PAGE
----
Initially, the changing electric field generates a magnetic field around a wire having an alternating current. The electric field and magnetic field travel outward from the wire at the speed on light.
-After leaving the wire, do the fields actually self generate each other in a continuously cycle?
-Cannot the fields remain fixed and travel together as a unit after leaving the wire?
-Is there an experimental observation that shows the fields are actually self generating and not traveling as an unchanging unit?
-If I understand correctly from Maxwell's equations, a time varying electric field generating a magnetic field has not been experimentally determined (in capacitors, I do not know about electromagnetic radiation). A time varying magnetic field generating an induced electric field can be observed with a solenoid.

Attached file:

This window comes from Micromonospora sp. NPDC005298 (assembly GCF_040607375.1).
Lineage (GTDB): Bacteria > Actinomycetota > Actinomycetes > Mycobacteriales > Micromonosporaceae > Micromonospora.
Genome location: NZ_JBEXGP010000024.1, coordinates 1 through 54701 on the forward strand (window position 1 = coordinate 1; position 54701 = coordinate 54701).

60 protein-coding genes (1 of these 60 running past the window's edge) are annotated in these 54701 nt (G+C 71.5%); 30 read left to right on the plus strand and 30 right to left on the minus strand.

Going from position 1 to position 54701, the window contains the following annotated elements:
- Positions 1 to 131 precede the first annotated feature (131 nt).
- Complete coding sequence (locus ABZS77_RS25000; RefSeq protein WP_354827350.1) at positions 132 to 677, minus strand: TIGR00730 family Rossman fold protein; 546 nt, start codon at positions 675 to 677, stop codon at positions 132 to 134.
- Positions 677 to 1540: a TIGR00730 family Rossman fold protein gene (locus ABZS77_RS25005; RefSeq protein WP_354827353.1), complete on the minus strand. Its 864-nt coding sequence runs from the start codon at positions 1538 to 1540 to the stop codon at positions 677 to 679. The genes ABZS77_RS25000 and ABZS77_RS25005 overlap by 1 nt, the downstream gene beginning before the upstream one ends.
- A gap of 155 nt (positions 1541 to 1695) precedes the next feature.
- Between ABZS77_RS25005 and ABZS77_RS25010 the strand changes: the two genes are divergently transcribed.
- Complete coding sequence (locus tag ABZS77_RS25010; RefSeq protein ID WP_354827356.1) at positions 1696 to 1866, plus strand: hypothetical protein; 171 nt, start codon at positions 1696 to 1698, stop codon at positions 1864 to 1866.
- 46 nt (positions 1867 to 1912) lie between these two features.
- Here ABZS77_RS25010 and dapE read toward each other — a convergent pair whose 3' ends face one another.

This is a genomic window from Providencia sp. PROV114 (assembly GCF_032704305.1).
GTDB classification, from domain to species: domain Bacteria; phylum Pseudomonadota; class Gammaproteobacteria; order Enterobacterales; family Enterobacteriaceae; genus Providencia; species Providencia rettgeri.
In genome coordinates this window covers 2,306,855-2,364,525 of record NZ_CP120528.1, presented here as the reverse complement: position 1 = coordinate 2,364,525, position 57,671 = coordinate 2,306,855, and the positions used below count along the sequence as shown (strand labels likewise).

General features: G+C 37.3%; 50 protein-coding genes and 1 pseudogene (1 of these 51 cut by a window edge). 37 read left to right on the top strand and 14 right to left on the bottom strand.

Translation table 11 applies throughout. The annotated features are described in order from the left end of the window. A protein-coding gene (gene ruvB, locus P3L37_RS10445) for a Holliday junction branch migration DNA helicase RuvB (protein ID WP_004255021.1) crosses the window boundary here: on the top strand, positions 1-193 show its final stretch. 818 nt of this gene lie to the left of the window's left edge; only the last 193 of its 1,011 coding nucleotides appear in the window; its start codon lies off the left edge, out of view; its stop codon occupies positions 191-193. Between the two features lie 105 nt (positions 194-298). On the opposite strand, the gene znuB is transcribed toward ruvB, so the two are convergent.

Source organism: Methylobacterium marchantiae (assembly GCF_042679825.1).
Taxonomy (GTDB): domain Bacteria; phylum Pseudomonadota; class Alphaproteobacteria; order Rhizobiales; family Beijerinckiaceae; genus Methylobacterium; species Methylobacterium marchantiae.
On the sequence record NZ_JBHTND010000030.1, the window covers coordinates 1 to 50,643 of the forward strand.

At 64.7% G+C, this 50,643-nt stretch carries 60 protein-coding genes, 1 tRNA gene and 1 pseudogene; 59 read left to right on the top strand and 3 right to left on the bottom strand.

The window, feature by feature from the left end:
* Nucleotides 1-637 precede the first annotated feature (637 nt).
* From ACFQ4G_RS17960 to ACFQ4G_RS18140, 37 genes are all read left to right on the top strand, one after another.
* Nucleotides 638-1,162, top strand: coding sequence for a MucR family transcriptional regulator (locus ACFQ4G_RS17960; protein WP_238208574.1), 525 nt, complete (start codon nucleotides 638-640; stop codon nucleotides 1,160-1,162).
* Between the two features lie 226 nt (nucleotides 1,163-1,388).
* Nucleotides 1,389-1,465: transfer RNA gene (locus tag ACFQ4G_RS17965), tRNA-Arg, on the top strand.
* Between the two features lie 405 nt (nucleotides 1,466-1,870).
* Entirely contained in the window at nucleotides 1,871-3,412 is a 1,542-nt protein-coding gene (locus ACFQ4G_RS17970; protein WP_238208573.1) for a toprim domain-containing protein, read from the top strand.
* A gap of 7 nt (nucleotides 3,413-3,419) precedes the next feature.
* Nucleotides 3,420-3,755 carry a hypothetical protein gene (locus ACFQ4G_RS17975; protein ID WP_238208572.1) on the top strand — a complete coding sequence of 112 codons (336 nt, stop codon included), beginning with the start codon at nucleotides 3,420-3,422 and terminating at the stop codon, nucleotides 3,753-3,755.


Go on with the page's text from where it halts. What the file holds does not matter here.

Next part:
-I am not aware if the induced electric field has been experimentally shown to be able to produce a magnetic field in empty space. An induced electric field can drive a current in a conductor and the current charges in turn generate a magnetic field.
-An unqualified observation can be: The electric field from charges can generate a magnetic field. An induced electric field cannot generate a magnetic field.
-The key question is: in EM radiation, is a time varying electric field generating a magnetic field based upon the prediction of Maxwell's equation, but not on experimental observation?
-Could the electric field component of the EM radiation be obtained from source charges and the magnetic field component from the time varying electric field of those source charges and both fields move as an unchanging unit?